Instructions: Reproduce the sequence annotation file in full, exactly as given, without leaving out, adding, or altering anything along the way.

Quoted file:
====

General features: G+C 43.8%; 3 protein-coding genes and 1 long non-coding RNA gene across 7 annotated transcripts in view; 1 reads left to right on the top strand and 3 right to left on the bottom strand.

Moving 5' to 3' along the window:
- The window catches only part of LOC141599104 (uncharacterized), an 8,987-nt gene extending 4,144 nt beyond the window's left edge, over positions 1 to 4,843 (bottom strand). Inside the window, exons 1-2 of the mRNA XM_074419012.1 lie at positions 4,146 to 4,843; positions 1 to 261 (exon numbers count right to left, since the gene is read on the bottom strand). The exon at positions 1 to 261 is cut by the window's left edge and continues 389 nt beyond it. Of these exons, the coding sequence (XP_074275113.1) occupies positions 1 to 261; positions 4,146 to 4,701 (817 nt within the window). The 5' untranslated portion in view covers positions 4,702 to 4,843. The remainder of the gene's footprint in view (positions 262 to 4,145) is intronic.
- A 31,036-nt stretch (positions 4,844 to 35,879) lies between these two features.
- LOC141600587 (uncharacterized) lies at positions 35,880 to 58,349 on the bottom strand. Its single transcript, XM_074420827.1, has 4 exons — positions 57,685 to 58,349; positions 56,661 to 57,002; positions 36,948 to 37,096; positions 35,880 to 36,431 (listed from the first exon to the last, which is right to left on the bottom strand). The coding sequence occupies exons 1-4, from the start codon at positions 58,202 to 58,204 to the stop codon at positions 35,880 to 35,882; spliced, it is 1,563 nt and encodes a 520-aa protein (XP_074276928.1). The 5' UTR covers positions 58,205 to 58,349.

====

General features: G+C 43.8%; 3 protein-coding genes and 1 long non-coding RNA gene across 7 annotated transcripts in view; 1 reads left to right on the top strand and 3 right to left on the bottom strand.

Moving 5' to 3' along the window:
- The window catches only part of LOC141599104 (uncharacterized), an 8,987-nt gene extending 4,144 nt beyond the window's left edge, over positions 1 to 4,843 (bottom strand). Inside the window, exons 1-2 of the mRNA XM_074419012.1 lie at positions 4,146 to 4,843; positions 1 to 261 (exon numbers count right to left, since the gene is read on the bottom strand). The exon at positions 1 to 261 is cut by the window's left edge and continues 389 nt beyond it. Of these exons, the coding sequence (XP_074275113.1) occupies positions 1 to 261; positions 4,146 to 4,701 (817 nt within the window). The 5' untranslated portion in view covers positions 4,702 to 4,843. The remainder of the gene's footprint in view (positions 262 to 4,145) is intronic.
- A 31,036-nt stretch (positions 4,844 to 35,879) lies between these two features.
- LOC141600587 (uncharacterized) lies at positions 35,880 to 58,349 on the bottom strand. Its single transcript, XM_074420827.1, has 4 exons — positions 57,685 to 58,349; positions 56,661 to 57,002; positions 36,948 to 37,096; positions 35,880 to 36,431 (listed from the first exon to the last, which is right to left on the bottom strand). The coding sequence occupies exons 1-4, from the start codon at positions 58,202 to 58,204 to the stop codon at positions 35,880 to 35,882; spliced, it is 1,563 nt and encodes a 520-aa protein (XP_074276928.1). The 5' UTR covers positions 58,205 to 58,349.